Economies of Scale
Economies of scale can be classified in to five different groups based on their sources. They are bulk discounts, higher efficiency in high capital equipment, spreading of fixed costs, specialization and earning diversification. Small firms which have small output will not benefit from investing in expensive equipment to reduce marginal costs. This is because the increase in capital costs they cause is way too high compared to the benefits they yield (Berger and Humphrey, 1994).
The scale economy studies had three problems in the past. These three problems are corrected in the recent scale economy studies. The first isusing a more flexible functional form which can result a U-shaped average cost curve. The second is expanding the scope of data samples so as to include larger banks (banks with $1billion in assets). The third is to find out the scale economies at the level of banking firm instead of determining them at the level of average branch office (Berger and Humphrey, 1994).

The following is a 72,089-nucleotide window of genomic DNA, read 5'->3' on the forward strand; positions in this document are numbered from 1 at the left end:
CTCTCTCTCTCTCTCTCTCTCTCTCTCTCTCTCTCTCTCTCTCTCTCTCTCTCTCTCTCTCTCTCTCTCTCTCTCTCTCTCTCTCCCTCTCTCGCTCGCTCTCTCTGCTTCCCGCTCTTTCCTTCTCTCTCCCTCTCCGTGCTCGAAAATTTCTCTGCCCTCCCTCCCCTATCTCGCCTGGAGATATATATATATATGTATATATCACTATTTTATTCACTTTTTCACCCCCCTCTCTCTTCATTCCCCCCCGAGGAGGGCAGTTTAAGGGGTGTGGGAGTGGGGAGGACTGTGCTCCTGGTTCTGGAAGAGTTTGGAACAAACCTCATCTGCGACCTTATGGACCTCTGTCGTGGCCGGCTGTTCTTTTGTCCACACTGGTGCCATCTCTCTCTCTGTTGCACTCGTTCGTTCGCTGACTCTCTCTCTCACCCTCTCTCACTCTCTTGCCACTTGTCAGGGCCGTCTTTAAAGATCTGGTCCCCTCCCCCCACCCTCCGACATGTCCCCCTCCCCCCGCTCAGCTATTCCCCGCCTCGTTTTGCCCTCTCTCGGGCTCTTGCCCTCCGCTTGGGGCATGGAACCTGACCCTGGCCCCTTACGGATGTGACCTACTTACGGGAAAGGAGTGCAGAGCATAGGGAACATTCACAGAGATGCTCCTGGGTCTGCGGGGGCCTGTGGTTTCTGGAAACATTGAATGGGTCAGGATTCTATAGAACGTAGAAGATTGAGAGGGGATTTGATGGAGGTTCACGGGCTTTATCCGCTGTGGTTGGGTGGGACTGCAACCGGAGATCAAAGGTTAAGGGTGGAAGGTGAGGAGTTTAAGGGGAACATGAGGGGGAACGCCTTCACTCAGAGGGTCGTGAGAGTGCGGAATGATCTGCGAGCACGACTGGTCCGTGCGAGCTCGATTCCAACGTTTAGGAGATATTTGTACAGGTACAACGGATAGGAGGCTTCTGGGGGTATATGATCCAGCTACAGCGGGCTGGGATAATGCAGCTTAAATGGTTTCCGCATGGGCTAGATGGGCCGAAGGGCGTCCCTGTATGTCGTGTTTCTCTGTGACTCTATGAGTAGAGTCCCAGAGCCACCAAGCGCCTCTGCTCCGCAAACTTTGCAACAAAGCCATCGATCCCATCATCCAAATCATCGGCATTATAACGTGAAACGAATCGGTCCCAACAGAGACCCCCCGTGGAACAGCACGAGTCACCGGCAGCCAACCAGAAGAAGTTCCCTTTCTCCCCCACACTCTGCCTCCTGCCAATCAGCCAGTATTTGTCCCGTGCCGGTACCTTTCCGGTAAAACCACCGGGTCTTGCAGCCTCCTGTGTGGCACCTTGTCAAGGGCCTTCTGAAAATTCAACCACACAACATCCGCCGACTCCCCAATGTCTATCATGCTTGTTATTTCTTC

Economies of Vertical Integration
Vertical integration occurs when the costs are dropped for the price mechanism due to substitute planning. Vertical extension of control implies the acquisition of market power when the market is primarily competitive (Cowling and et al., 1980). Vertical integration reduces the prices and thus increases the profits for the successful monopolies (Machlup and Taber, 1960).
Furthermore, vertical integration also helps the entities to gain competitive advantage over their competitors. Thus it works as an effective entry barrier for the new entrants since they cannot work as efficiently as the existing firms at low-cost strategies (Sudarsanam, 2008).